factors as well as the technologi-
cal and economic ones will check
this trouble, the authors believe.
Second 'Trap'
A second "trap" awaits would-
be automatizers-committing re-

sources too soon to one irrevoc-
able plan. Professors Mann and
Hoffman suggest: "At the end of
each stage (in changing over to
automation) an evaluation could
be made, along with a forecast of
the effectiveness of continued
change in that direction, with the
possibility of alternative actions
being taken if the evaluations
were poor."
Third pitfall-overlooking the
impact of automation in one unit
on the rest of the company. Start
of work at Advance plant defi-
nitely affected workers at older
plant Stand.
Steady Employment
"While automation thus in-
creased the prestige of a handful
of men working in the new plant,
the vast majority of production
employees felt they suffered some'
loss."
Most company workers realized
that Advance's greater efficiency

in production meant steady er
ployment for workers at Advanc
They felt that an economic dow
turn wold bring layoffs at t
older less efficient plants.
"Thus," the social scientists r
port, "whereas automation spell
job security and opportunity R
personal growth for the men
the ne'r plant, it created feelin
of fear and job insecurity in th
workers in the older plant.
Press Too Hard
"Such feelings can be expect
to result in mounting pressure b
the unions for guarantees of jo
security, resistance to any chang
in the older plants which mig
be interpreted in any way
threatening the security of jo
there, and incrpased rumors abm
any management activity which
perceived as eventually cuttin
costs at the expense of people."
Fourth "trap"'comes.in pressin
See SEE, Page 2

House
Boost

Democrats To

Al

Advocat

in

Education Allocatio

h

City Reviews
4 Million
GOP Budget
By THOMAS HAYDEN and
ANDREW HAWLEY
City Administrator Guy C. Lar-
com submitted a $4 million budget
for fiscal 1960-61 to the new City
Council last night.
The budget, which includes $4,-
098,840, excluding self - financed
utilities, calls for a tax increase of
.89 mills, the first increase in three
years.
The General. Operating Fund,
comprising three-fourths of the
total budget, accounts for $195,000
of the operating expense increase
which signifies an improvement or
expansion in operating programs.
The major increase is for im-
proved public safety, including ad-
ditions to and changes in the po-
lice, fire andehealth departments.
New Offices
Expenses were also attributed
to the 1960 presidential election,'
a full-time city personnel officer,
a new position in the assessor's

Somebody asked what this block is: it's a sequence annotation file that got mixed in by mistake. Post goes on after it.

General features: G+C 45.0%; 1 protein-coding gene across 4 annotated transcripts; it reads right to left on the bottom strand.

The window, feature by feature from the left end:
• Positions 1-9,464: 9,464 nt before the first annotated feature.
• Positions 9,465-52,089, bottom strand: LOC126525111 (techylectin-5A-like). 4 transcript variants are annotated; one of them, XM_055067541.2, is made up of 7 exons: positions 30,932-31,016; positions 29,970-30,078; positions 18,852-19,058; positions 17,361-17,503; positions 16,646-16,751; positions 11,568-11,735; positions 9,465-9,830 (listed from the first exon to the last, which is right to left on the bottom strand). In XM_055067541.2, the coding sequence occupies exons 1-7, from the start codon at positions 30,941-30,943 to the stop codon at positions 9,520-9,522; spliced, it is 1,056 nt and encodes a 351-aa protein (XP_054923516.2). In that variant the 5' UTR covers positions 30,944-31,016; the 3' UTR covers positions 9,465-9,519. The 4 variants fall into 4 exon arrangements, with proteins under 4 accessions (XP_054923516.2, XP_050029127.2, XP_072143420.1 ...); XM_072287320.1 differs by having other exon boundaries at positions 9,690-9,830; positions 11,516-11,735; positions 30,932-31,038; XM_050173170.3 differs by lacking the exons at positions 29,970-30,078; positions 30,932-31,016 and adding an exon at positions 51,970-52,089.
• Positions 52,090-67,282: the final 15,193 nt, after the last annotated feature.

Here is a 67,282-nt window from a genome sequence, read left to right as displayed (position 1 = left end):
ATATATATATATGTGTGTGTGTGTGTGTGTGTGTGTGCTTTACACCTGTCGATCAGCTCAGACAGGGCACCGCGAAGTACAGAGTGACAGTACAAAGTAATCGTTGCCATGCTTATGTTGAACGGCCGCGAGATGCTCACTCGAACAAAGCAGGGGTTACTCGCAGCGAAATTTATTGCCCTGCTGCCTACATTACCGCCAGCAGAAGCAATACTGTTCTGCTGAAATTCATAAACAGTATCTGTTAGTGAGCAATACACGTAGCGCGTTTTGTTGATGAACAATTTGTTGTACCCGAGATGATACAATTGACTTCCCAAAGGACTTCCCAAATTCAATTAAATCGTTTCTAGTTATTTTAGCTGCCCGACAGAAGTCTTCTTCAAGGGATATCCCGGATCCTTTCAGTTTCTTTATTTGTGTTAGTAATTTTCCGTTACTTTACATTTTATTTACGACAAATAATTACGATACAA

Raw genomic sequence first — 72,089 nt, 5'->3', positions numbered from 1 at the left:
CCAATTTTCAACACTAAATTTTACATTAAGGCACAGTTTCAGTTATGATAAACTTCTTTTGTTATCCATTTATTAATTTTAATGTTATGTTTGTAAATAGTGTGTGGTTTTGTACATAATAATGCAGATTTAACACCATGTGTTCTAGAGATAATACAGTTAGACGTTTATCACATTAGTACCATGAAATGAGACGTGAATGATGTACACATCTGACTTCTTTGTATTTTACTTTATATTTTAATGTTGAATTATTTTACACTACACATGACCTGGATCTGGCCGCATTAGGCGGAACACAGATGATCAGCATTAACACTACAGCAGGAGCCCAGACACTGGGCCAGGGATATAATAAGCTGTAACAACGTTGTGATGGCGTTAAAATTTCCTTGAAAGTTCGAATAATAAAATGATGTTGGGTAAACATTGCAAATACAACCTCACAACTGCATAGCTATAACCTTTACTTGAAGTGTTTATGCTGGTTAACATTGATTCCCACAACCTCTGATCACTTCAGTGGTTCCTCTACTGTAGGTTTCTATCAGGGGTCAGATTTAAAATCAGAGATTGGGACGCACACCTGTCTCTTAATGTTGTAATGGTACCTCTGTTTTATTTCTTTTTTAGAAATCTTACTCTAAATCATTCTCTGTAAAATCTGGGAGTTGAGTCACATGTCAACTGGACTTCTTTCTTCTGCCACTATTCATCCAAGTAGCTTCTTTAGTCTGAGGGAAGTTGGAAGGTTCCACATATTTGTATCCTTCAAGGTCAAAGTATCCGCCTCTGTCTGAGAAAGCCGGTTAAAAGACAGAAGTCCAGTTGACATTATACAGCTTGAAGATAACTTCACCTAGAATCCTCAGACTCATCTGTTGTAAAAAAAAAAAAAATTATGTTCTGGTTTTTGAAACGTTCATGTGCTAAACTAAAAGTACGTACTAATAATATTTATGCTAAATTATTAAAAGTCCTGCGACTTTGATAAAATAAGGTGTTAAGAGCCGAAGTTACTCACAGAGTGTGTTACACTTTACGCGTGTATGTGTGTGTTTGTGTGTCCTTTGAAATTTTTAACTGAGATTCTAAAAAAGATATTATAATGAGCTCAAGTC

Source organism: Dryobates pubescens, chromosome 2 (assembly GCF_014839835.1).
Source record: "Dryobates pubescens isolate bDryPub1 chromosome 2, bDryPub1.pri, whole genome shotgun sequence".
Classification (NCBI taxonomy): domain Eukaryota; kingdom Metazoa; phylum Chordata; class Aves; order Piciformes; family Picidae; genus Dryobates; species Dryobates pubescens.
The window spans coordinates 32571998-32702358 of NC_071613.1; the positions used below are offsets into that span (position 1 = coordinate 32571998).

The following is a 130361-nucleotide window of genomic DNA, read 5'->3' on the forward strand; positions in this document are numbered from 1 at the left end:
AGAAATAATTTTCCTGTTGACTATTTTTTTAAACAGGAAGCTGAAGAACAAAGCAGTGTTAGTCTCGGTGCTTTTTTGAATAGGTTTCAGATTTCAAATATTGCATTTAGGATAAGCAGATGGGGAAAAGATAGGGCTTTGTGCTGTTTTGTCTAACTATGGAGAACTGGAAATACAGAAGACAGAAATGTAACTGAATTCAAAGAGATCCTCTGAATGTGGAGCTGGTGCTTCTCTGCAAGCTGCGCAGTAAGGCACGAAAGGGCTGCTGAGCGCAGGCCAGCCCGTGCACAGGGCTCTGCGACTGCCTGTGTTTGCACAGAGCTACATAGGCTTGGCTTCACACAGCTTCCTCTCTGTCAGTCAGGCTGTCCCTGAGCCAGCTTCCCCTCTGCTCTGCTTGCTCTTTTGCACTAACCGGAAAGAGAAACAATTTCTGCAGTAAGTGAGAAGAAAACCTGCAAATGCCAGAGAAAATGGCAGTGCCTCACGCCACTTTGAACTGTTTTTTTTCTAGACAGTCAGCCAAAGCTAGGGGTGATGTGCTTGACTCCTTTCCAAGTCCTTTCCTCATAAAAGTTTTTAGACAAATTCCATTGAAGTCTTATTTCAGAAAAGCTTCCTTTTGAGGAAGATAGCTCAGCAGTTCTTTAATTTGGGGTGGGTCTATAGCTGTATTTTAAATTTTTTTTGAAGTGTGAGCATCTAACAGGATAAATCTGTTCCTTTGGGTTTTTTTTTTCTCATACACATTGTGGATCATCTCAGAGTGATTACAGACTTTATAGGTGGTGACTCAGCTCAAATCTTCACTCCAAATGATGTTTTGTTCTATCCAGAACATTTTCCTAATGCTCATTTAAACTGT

office and special expenditures in-
cluding City Hall improvements.
The new Department of Park-
ing and Traffic Engineering, per-
sonnel advancements, and the
Parks and Recreation budget are
other major expense areas.
The Special section of the Gen-
eral Fund includes pension and so-
cial security expenses, as well as
capital outlay for construction
and street maintenance and im-
provements.
Increase Necessary
Larcom said the tax increase, the
first in three years, was needed
for "necessary and significant in-
creases," but "still does not meet'
all of the city's needs."
Among these he listed a new
City Hall, additional fire stations,
and proposed major highways that
are not covered by weight and gas
tax income.
In other action, Council heard
census director Kurt Will warn
that "hard - to - find" University
students may cut into city profits
from the 1960 census.
Will said census enumerators
have become discouraged because
of the necessity of many "call-
backs" to determine numbers of
students in unsupervised housing.
Receives Fee
The city receives $11 per year
from the federal government for
each individual counted, Will em-
phasized. If the enumerators could
uncover tenmore students, for ex-
ample, the city would profit by
$1,100 until the 1970 census.
Larcom was authorized to dis-
burse up to $500 at his discretion.

4
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eradicate the social injustices done
to him." It is also intended to
protest token integration and the
weak stand taken by President
Dwight D. Eisenhower about rac-
ial problems.
The protest, which will be lead
by the Student Council president,
is intended to be a peaceful dem-
onstration. All marchers are re-
quired to wear sport coats and
ties, there will be no talking by,
the picketers and no women will
be allowed in the procession.
It is hoped that 100 students,
one tenth of Amherst's enroll-
ment, will participate. By yester-
day afternoon 75 students had
signed up to go.
The administration has given
unofficial approval of the action,
the associate managing editor of
the "Student" reported. Test
schedules were rearranged to allow
enough time for students to go on
the 400 mile trip to Washington.
There has been a reaction
against the march at the college.

NSA Elects
Seasonwein,
Feldeamp
By KENNETH McELDOWNEY
Roger Seasonwein, '61, was
elected chairman of the Michigan
Region of the United States Na-
tional Student Association Sun-
day.
The post of executive vice-
chairman was won by John Feld-
kamp, '61, Student Government
Council president. A third Univer-
sity student, Casey King, '62, was
nominated for the office of inter-
national affairs vice-chairman but
declined to run just before the
election. Wynell Whitmore, from
Wayne State University, after be-
ing defeated by Seasonwein for
chairman was elected national af-
fairs vice-chairman. The fourth